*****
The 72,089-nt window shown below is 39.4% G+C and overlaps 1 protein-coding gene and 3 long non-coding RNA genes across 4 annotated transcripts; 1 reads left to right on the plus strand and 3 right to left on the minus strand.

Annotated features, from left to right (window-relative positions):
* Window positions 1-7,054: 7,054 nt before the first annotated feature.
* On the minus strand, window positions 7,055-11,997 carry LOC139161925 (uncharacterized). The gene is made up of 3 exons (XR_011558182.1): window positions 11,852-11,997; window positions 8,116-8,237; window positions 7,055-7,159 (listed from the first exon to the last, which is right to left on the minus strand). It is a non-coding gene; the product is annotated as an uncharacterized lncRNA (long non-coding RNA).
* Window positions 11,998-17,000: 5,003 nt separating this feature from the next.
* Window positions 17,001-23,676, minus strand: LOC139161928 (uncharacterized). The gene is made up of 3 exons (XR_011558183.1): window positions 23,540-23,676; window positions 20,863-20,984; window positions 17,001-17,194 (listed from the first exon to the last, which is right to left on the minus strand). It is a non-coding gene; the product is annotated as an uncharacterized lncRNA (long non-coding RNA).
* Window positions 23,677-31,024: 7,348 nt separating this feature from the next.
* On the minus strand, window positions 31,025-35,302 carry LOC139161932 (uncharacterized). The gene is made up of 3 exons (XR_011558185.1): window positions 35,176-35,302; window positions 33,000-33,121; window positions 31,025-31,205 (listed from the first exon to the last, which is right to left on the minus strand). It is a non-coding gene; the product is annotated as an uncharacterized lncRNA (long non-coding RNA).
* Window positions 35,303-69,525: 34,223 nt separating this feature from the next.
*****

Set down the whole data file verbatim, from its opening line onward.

The 72,089-nt window shown below is 39.4% G+C and overlaps 1 protein-coding gene and 3 long non-coding RNA genes across 4 annotated transcripts; 1 reads left to right on the plus strand and 3 right to left on the minus strand.

Annotated features, from left to right (window-relative positions):
* Window positions 1-7,054: 7,054 nt before the first annotated feature.
* On the minus strand, window positions 7,055-11,997 carry LOC139161925 (uncharacterized). The gene is made up of 3 exons (XR_011558182.1): window positions 11,852-11,997; window positions 8,116-8,237; window positions 7,055-7,159 (listed from the first exon to the last, which is right to left on the minus strand). It is a non-coding gene; the product is annotated as an uncharacterized lncRNA (long non-coding RNA).
* Window positions 11,998-17,000: 5,003 nt separating this feature from the next.
* Window positions 17,001-23,676, minus strand: LOC139161928 (uncharacterized). The gene is made up of 3 exons (XR_011558183.1): window positions 23,540-23,676; window positions 20,863-20,984; window positions 17,001-17,194 (listed from the first exon to the last, which is right to left on the minus strand). It is a non-coding gene; the product is annotated as an uncharacterized lncRNA (long non-coding RNA).
* Window positions 23,677-31,024: 7,348 nt separating this feature from the next.
* On the minus strand, window positions 31,025-35,302 carry LOC139161932 (uncharacterized). The gene is made up of 3 exons (XR_011558185.1): window positions 35,176-35,302; window positions 33,000-33,121; window positions 31,025-31,205 (listed from the first exon to the last, which is right to left on the minus strand). It is a non-coding gene; the product is annotated as an uncharacterized lncRNA (long non-coding RNA).
* Window positions 35,303-69,525: 34,223 nt separating this feature from the next.